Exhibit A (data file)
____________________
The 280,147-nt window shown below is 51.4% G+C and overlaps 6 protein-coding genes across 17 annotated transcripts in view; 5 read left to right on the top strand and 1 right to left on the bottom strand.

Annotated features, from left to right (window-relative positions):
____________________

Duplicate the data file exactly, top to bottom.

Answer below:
The 280,147-nt window shown below is 51.4% G+C and overlaps 6 protein-coding genes across 17 annotated transcripts in view; 5 read left to right on the top strand and 1 right to left on the bottom strand.

Annotated features, from left to right (window-relative positions):